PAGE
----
What is the framework for discussing abstract painting in 2017? Is it modernism; art history; conceptual art; contemporary art; national or regional boundaries? All of these or none of them? What would happen if all those frameworks were questioned concurrently? How could such an enquiry be navigated through the terrain of the twentieth century and beyond?
By taking a selection of paintings by Francis Picabia, Marcel Duchamp, Piet Mondrian, Jacob Bendien, Sophie Taeuber-Arp, Kazimir Malevich, John Power, Hans Hartung, Asger Jørn, Karel Appel, Olle Bærtling, Maria Helena Vieira da Silva, Gene Davis, Frank Stella, Wendy Paramor and Vernon Treweeke made between 1906-1969 as a starting point for a speculative, retrospective enquiry that interprets not only these artists’ reception in art history, but the broader development of twentieth century art, this document realigns artistic judgment and conventional nomenclatures and classifications in order to place the idea of the artist and the artwork above their attendant histories and theories.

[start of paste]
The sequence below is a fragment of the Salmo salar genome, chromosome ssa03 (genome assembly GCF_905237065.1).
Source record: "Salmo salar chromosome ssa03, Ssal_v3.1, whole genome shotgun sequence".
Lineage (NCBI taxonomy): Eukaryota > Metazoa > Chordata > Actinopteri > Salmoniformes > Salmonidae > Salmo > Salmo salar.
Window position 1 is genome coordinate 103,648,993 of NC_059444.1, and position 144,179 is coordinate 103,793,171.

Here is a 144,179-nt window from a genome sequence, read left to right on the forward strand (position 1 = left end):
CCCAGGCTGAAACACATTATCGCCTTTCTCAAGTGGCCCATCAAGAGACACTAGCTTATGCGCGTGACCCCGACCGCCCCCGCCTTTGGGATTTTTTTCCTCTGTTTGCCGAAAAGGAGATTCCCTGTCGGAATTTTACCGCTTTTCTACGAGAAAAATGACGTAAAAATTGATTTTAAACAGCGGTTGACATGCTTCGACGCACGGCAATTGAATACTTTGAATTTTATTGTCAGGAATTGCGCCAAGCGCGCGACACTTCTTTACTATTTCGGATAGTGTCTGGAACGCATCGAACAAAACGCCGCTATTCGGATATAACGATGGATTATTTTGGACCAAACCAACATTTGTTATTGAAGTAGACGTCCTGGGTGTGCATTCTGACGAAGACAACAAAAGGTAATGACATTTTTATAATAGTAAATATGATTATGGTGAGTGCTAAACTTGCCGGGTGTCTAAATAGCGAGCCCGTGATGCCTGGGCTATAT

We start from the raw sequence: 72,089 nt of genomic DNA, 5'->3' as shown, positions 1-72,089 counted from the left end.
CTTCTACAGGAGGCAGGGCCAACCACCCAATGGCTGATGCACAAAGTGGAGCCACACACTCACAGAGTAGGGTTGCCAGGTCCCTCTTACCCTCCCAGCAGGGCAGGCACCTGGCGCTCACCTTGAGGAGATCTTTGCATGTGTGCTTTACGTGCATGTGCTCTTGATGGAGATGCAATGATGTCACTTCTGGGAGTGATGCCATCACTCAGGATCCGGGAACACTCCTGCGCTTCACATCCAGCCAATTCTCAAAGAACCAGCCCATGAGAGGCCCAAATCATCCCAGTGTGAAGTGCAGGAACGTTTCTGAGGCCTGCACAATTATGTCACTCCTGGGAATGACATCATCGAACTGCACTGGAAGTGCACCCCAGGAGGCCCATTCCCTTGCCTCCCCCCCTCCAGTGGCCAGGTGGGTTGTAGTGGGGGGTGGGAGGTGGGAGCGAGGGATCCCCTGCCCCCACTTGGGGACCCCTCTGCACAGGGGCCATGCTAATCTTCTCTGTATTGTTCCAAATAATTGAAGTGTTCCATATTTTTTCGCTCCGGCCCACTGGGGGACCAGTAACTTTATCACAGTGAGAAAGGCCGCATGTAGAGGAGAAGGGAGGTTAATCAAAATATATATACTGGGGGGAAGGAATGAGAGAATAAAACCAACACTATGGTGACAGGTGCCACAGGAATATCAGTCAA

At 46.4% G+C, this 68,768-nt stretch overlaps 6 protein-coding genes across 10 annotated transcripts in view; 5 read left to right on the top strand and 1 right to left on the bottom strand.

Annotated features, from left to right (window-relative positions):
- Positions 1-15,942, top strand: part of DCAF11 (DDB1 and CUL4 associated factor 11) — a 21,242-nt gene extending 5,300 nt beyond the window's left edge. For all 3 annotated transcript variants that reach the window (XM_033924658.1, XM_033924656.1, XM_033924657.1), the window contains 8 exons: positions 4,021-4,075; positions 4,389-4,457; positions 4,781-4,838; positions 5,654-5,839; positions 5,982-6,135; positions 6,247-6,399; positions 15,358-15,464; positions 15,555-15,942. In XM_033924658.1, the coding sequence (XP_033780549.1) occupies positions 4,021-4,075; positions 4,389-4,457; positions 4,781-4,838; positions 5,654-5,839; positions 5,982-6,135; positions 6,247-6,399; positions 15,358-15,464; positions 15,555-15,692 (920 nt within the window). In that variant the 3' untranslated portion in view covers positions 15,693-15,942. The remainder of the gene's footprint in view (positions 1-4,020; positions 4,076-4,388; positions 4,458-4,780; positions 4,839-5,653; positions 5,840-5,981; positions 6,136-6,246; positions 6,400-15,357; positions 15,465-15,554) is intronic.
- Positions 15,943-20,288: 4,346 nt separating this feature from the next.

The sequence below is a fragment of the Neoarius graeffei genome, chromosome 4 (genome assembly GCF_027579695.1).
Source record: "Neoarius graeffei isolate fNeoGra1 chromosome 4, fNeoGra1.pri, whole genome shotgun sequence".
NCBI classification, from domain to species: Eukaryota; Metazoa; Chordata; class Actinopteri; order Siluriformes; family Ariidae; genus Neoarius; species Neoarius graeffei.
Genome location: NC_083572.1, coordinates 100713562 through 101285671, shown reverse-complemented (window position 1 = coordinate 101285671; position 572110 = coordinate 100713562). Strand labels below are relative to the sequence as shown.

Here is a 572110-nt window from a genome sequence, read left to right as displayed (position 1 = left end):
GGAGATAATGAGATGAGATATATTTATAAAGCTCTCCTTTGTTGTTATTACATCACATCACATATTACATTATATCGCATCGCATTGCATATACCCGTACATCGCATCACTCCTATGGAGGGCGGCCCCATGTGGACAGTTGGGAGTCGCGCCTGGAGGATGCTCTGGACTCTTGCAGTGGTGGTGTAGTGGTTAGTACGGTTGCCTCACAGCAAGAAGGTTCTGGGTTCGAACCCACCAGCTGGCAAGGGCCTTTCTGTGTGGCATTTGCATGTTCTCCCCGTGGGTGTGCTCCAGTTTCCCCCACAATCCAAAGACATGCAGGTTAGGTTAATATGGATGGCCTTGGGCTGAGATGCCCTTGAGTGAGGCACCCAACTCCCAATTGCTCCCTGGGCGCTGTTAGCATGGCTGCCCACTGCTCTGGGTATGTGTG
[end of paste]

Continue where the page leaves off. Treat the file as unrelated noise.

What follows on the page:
It revisits the artistic avant garde in Paris and the artists engaged with the burgeoning possibilities for freedom from conventional strictures that led to the dissolution of the reliance on an object or model. By 1912 this convention had been destroyed, followed by other conventions, in order to make or constitute a new kind of painting that defied previous knowledge or viewing conditions: abstract painting. Here the artists Francis Picabia and Marcel Duchamp whose legacies currently offer the most radical intellectual possibilities for freedom and abstraction in art are reassessed in order to understand the potential for what ‘abstract painting’ can and could do.